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Battling An Eating Disorder I Never Knew I Had

It’s not like you just wake up one day and think, “Man, I have an eating disorder.” A lot of the times you don’t even know, no matter how self-aware you may be. This was the hardest topic for me to not only open up about but realize and accept in the first place. So, for all the girls out there struggling with self-image and questioning yourself, here’s my story.

Source: Etsy via Pinterest

Things happen and life can be really hard sometimes. We’ve all been there, and we all understand. And when life is hard, sometimes things happen to us both physically and mentally that we may not be in control of or even aware of at the time. And that’s exactly what happened to me.

During my first semester of college, I went through a life-altering, traumatic experience that my body chose to react to without asking me if that was what I wanted. Based off of the situation, I grew really depressed and stopped eating. I never intentionally meant to stop eating, but I just wasn’t hungry at most times of the day. When this was happening, food was the last thing I would think about, and that didn’t seem like a problem. I mean, I just wasn’t hungry, right?

Wrong. While it was true that I wasn’t hungry, that wasn’t the root of the issue and that wasn’t the only problem I had going on. I started losing weight: slowly at first, and then rapidly out of nowhere. Before I knew it, I had lost 20 lbs in the matter of a few months. Not only did I lose weight, but I lost energy, motivation and stability. I couldn’t go through the day without blacking out from dehydration or nausea. But, I was also far beyond a point that I could fix the problem on my own. My body had become accustomed to not eating, and I believed that I didn’t need food to go through my daily tasks. It got so prevalent that I would become nauseous and ill when I did try to eat.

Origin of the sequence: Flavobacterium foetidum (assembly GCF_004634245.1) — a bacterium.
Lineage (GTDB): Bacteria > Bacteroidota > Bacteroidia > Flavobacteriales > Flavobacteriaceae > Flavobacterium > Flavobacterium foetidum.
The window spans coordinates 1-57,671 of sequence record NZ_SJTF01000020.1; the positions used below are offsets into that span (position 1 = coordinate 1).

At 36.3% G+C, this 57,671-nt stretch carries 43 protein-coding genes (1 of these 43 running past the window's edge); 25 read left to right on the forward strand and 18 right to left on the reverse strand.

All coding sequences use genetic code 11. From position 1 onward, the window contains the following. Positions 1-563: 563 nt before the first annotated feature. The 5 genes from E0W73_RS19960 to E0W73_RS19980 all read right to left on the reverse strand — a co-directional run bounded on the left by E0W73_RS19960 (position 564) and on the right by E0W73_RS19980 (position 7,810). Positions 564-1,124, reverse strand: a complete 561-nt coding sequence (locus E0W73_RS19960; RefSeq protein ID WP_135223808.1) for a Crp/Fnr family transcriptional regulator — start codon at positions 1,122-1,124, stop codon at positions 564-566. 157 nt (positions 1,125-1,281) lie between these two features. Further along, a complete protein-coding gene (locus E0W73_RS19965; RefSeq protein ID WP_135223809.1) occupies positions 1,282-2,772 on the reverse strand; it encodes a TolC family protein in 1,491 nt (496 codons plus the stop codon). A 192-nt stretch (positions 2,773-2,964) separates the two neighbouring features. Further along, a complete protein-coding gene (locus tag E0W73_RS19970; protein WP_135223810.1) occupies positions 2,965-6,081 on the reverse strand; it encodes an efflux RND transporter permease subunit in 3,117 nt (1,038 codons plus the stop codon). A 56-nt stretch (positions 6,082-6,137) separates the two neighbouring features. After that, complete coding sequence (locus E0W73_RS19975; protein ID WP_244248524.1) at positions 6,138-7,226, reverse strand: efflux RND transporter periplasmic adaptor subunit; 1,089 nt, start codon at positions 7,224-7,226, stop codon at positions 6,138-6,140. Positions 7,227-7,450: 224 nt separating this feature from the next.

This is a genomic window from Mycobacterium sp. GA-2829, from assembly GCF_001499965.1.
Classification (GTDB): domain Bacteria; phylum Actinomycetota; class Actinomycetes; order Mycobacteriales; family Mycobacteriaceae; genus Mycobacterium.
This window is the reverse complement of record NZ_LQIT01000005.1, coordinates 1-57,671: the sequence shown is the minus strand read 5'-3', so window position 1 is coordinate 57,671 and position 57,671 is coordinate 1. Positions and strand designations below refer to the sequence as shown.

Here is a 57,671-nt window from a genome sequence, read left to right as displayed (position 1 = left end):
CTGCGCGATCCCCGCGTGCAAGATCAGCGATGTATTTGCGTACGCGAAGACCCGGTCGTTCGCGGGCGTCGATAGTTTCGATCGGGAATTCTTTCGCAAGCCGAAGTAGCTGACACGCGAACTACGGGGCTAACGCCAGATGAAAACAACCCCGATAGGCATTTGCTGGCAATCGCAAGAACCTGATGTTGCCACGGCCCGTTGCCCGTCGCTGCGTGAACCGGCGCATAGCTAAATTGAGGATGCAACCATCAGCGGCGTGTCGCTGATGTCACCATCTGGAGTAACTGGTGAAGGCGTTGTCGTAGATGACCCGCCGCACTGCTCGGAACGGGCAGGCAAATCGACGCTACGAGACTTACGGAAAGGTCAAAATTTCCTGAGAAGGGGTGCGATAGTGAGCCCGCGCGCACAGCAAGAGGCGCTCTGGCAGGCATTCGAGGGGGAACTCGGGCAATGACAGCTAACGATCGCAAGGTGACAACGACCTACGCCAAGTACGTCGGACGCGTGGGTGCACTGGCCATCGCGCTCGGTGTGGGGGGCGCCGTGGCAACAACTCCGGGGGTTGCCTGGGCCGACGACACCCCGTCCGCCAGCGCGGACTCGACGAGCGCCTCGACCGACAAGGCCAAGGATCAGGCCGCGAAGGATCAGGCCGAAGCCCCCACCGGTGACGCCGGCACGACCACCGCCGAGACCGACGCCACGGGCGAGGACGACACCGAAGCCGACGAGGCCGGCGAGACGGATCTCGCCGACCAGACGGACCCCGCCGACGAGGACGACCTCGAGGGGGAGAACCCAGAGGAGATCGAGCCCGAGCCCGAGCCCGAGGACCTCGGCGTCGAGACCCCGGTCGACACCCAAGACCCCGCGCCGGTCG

It took me over a year to even begin to recover, and I am still learning to live with an eating disorder. I am still struggling with my self-image and learning to love my body. But, it had to get a lot worse, before it could get better. When it got to the point that food made me nauseous, I addressed that something was wrong. But, I was not able to fully admit it to myself or to anyone around me. It didn’t seem like an eating disorder, because I didn’t think that I was intentionally not eating.

Source: Pinterest

That is one of the first points I want to make about eating disorders in general. It is a mental health issue, and with all mental health issues, sometimes you are unaware of your state of being and don’t see a problem. Sometimes you genuinely cannot help what is going on. And beyond that, it takes a lot more than seeing a problem to actually admit it, get help, and then recover from it. And that is perfectly okay.